All this has happened before — and we weren’t such wimps then

Snow-covered exterior of the Grand Opera House at Elm Place and Fulton Street, Brooklyn, during the Blizzard of 1888. [Photograph: Wallace G. Levinson/Life]

OK, people. I am at the office today. BFD. I’m am now officially sick of people acting like it’s crazy that the office is open today.

It’s not that crazy outside. Sure, it’s unpleasant at intersections, where plows have piled snow and there are puddles of near-freezing slush to navigate. BUT IT’S NOT THAT BAD OUTSIDE.

There is no reason not to go about business as usual. We have become a city of wusses. May I remind you that the subway was built partially in reaction to the Great Blizzard of 1888, which dumped 40 to 50 inches of snow in parts of New York. From Wikipedia:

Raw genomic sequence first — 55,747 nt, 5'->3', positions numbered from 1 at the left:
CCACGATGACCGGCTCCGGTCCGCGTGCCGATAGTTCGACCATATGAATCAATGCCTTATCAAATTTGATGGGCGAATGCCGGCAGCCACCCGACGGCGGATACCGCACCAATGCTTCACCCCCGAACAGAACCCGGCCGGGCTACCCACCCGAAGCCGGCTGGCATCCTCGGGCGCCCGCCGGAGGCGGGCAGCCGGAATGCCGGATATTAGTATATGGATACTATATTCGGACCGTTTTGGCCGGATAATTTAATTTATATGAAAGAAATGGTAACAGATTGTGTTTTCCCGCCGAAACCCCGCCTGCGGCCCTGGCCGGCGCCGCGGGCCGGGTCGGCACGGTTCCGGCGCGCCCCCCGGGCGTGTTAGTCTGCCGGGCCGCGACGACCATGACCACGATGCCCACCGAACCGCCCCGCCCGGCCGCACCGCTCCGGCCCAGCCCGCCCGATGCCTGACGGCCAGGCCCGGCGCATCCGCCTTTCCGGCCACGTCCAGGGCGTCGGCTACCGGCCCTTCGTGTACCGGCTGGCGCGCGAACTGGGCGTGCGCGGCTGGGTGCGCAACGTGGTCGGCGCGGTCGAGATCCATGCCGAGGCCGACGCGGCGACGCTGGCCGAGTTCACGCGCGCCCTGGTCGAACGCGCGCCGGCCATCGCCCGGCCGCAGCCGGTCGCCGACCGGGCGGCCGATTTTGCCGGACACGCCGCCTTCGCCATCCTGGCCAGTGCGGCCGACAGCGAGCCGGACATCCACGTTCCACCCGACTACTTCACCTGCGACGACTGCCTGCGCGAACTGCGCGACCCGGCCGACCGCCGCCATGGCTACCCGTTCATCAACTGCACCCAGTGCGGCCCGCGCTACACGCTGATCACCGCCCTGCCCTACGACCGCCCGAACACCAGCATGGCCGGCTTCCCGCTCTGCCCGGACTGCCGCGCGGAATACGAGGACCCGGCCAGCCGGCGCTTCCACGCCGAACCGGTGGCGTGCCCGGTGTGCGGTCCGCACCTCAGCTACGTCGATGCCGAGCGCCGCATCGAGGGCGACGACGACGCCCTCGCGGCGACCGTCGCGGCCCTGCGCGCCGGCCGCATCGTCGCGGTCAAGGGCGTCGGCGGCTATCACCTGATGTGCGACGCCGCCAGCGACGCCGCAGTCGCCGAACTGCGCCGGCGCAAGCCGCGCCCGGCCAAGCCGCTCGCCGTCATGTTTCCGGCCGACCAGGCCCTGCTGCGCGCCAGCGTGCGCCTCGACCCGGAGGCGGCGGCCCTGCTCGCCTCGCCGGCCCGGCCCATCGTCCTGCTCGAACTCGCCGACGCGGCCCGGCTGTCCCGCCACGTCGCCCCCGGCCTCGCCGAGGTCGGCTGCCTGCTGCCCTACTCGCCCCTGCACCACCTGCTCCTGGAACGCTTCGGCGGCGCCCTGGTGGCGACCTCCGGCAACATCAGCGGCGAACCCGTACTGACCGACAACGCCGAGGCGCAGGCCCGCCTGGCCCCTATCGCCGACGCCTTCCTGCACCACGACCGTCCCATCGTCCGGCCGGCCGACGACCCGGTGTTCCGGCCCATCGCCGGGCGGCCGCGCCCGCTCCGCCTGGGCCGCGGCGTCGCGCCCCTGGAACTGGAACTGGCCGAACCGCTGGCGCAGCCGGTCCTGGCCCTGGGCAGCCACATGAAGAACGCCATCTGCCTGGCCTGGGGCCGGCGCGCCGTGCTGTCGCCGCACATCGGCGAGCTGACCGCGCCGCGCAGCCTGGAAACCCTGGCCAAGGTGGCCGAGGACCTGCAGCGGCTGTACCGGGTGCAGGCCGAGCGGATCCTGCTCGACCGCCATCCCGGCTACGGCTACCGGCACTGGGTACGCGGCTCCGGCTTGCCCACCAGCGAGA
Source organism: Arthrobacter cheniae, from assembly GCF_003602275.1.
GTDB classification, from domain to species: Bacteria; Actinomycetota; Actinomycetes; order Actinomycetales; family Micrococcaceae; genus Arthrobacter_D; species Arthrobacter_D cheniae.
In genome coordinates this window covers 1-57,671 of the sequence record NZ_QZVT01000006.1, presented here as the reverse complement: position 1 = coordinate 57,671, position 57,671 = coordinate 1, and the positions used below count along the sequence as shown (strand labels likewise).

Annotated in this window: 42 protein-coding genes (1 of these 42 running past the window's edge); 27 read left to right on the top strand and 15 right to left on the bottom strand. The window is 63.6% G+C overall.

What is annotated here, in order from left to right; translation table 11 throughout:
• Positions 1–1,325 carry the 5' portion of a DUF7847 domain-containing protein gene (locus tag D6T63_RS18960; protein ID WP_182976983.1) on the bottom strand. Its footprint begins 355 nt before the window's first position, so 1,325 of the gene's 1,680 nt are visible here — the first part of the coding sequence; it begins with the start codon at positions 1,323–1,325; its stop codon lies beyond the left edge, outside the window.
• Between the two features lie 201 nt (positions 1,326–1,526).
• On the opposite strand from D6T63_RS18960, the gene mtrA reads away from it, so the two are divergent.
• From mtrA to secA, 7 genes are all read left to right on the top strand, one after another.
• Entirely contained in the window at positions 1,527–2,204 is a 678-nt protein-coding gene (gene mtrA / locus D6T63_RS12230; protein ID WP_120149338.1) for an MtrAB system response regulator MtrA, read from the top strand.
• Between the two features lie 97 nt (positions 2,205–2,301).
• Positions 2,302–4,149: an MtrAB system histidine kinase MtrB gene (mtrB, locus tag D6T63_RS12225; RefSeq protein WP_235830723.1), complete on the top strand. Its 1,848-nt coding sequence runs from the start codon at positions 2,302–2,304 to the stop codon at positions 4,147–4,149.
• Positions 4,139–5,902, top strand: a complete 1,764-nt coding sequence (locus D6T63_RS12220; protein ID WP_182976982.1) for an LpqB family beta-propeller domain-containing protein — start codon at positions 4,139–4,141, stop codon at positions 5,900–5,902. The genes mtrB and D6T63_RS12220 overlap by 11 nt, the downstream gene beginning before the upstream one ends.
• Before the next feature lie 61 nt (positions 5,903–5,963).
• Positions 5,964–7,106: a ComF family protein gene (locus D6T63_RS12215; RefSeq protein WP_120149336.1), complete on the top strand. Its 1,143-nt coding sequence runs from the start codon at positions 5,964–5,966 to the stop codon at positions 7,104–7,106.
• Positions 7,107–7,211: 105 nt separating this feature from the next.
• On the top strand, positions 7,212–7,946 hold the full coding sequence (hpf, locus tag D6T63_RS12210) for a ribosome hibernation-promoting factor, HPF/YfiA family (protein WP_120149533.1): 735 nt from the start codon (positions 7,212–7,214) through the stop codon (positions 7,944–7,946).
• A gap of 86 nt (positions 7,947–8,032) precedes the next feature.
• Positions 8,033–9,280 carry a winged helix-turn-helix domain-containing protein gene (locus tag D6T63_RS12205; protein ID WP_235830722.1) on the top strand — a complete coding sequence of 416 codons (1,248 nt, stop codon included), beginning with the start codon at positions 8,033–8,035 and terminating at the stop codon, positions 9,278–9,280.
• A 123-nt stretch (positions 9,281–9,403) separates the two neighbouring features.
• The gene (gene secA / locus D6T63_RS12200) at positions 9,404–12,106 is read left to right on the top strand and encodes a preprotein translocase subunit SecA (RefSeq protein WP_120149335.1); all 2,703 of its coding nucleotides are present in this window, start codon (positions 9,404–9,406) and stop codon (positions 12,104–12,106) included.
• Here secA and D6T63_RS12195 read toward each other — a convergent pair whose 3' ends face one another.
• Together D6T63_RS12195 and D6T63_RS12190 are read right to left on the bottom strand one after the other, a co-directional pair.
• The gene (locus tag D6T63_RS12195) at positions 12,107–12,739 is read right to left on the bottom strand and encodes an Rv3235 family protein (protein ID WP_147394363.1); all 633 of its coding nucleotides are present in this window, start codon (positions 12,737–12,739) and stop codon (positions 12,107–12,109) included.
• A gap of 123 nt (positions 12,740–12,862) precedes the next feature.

The first underground line of the subway opened on October 27, 1904, almost 35 years after the opening of the first elevated line in New York City, which became the IRT Ninth Avenue Line. The heavy 1888 snowstorm helped illustrate the benefits of an underground transportation system.

Get out there and get to work, weaklings.